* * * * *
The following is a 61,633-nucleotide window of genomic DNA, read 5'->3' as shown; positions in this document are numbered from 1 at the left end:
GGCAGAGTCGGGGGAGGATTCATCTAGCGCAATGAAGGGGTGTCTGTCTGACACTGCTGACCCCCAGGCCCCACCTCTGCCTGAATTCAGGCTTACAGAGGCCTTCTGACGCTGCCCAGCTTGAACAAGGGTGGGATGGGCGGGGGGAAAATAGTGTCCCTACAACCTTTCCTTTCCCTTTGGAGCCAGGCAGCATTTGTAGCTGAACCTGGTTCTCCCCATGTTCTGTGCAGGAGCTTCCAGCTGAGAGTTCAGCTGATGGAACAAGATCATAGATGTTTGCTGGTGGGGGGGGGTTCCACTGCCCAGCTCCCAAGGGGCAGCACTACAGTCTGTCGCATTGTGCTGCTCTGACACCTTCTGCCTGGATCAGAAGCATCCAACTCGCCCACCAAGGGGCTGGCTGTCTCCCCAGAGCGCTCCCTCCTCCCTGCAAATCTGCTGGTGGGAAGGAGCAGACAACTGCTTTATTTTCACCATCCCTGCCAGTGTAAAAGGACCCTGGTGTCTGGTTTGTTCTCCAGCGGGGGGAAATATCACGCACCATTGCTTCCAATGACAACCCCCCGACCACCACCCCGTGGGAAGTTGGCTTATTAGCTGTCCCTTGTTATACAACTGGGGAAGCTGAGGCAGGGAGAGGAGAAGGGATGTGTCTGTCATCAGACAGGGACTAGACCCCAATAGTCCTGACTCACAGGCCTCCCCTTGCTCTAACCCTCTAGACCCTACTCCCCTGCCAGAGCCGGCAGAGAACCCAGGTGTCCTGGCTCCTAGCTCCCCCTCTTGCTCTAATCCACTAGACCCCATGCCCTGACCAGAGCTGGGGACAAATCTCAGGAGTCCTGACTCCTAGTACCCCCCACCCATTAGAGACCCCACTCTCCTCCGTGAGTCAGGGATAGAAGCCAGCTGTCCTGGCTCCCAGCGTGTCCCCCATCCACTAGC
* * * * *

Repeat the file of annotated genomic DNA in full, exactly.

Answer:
The following is a 61,633-nucleotide window of genomic DNA, read 5'->3' as shown; positions in this document are numbered from 1 at the left end:
GGCAGAGTCGGGGGAGGATTCATCTAGCGCAATGAAGGGGTGTCTGTCTGACACTGCTGACCCCCAGGCCCCACCTCTGCCTGAATTCAGGCTTACAGAGGCCTTCTGACGCTGCCCAGCTTGAACAAGGGTGGGATGGGCGGGGGGAAAATAGTGTCCCTACAACCTTTCCTTTCCCTTTGGAGCCAGGCAGCATTTGTAGCTGAACCTGGTTCTCCCCATGTTCTGTGCAGGAGCTTCCAGCTGAGAGTTCAGCTGATGGAACAAGATCATAGATGTTTGCTGGTGGGGGGGGGTTCCACTGCCCAGCTCCCAAGGGGCAGCACTACAGTCTGTCGCATTGTGCTGCTCTGACACCTTCTGCCTGGATCAGAAGCATCCAACTCGCCCACCAAGGGGCTGGCTGTCTCCCCAGAGCGCTCCCTCCTCCCTGCAAATCTGCTGGTGGGAAGGAGCAGACAACTGCTTTATTTTCACCATCCCTGCCAGTGTAAAAGGACCCTGGTGTCTGGTTTGTTCTCCAGCGGGGGGAAATATCACGCACCATTGCTTCCAATGACAACCCCCCGACCACCACCCCGTGGGAAGTTGGCTTATTAGCTGTCCCTTGTTATACAACTGGGGAAGCTGAGGCAGGGAGAGGAGAAGGGATGTGTCTGTCATCAGACAGGGACTAGACCCCAATAGTCCTGACTCACAGGCCTCCCCTTGCTCTAACCCTCTAGACCCTACTCCCCTGCCAGAGCCGGCAGAGAACCCAGGTGTCCTGGCTCCTAGCTCCCCCTCTTGCTCTAATCCACTAGACCCCATGCCCTGACCAGAGCTGGGGACAAATCTCAGGAGTCCTGACTCCTAGTACCCCCCACCCATTAGAGACCCCACTCTCCTCCGTGAGTCAGGGATAGAAGCCAGCTGTCCTGGCTCCCAGCGTGTCCCCCATCCACTAGC